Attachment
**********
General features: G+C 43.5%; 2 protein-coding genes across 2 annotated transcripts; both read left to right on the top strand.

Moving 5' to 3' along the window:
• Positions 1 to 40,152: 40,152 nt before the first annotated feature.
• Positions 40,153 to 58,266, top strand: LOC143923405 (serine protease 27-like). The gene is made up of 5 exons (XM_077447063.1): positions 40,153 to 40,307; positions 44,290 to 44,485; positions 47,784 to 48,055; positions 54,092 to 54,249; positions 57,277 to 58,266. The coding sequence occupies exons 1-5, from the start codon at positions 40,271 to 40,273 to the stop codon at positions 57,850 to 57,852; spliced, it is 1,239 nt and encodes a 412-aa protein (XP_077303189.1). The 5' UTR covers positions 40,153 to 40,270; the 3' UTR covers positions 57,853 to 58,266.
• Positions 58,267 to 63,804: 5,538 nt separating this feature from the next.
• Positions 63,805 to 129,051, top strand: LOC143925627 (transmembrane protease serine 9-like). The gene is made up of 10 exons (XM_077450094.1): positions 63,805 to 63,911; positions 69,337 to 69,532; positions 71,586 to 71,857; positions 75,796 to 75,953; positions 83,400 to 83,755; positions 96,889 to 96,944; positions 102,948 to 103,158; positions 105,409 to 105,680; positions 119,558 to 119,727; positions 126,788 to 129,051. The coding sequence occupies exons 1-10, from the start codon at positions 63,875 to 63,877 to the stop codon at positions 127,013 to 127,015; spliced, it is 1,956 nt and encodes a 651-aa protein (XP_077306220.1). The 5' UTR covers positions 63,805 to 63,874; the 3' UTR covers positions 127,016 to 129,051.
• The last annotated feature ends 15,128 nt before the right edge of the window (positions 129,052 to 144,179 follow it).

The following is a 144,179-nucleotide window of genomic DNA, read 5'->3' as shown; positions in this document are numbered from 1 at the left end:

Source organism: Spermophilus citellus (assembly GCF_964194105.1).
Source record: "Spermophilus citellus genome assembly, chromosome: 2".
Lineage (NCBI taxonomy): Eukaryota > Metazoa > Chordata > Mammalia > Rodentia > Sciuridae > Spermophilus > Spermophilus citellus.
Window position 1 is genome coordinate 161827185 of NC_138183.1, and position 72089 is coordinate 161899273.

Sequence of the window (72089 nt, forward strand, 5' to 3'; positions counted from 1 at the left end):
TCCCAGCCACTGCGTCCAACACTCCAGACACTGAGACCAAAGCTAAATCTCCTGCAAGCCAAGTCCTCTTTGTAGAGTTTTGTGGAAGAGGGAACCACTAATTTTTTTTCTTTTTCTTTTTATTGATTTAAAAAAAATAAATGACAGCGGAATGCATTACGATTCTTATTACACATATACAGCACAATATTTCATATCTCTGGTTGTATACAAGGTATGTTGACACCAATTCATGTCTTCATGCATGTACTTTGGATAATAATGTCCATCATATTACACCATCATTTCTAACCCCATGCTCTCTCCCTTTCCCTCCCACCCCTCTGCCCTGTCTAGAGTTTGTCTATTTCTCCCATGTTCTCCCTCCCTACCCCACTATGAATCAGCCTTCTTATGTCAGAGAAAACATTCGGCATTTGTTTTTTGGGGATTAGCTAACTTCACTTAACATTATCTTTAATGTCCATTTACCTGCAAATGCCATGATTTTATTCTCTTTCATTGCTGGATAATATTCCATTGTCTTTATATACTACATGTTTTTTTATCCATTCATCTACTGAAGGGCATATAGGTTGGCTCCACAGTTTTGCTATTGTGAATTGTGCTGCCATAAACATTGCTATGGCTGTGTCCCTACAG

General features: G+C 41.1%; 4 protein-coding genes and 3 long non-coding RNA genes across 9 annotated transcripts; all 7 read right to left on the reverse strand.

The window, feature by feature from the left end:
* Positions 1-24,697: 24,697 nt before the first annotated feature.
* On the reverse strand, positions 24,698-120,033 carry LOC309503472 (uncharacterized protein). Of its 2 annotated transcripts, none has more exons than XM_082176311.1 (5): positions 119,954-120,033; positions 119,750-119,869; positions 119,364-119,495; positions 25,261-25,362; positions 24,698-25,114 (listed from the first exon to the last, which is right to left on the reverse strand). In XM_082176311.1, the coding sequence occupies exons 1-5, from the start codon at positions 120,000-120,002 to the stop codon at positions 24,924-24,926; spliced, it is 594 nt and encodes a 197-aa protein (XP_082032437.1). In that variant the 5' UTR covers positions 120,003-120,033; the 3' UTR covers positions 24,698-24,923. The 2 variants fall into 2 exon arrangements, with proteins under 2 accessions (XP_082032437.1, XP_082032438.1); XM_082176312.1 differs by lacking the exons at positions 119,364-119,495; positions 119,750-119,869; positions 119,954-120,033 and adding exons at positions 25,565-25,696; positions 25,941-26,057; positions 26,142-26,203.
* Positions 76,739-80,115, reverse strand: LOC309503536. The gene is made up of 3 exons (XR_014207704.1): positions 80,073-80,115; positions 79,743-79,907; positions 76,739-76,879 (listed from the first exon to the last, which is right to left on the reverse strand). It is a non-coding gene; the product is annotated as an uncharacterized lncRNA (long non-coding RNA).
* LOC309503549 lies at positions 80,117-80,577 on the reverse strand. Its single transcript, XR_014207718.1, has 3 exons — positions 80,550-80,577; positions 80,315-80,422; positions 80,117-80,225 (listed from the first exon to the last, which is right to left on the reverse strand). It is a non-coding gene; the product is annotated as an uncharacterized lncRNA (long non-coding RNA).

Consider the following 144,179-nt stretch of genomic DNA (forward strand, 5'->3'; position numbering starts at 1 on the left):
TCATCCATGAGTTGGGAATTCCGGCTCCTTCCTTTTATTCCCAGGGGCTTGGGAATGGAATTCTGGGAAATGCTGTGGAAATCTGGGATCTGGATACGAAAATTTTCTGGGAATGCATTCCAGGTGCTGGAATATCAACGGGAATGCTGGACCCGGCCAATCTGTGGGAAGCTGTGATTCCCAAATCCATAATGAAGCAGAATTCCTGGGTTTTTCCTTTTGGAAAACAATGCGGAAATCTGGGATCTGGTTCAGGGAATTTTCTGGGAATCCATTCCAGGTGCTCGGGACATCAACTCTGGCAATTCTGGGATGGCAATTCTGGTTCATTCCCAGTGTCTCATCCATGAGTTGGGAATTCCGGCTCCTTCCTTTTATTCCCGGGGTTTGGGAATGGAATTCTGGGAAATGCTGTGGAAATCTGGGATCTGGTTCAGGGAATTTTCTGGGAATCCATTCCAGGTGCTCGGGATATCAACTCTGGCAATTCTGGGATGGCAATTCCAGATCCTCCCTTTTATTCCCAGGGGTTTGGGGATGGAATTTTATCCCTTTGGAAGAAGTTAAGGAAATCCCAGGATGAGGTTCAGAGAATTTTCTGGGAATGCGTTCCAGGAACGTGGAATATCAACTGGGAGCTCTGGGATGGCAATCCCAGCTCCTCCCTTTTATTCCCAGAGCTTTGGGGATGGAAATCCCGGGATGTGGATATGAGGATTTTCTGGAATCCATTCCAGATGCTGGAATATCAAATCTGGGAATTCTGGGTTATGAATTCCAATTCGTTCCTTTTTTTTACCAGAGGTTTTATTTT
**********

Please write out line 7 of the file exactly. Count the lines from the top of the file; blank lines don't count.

• The last annotated feature ends 15,128 nt before the right edge of the window (positions 129,052 to 144,179 follow it).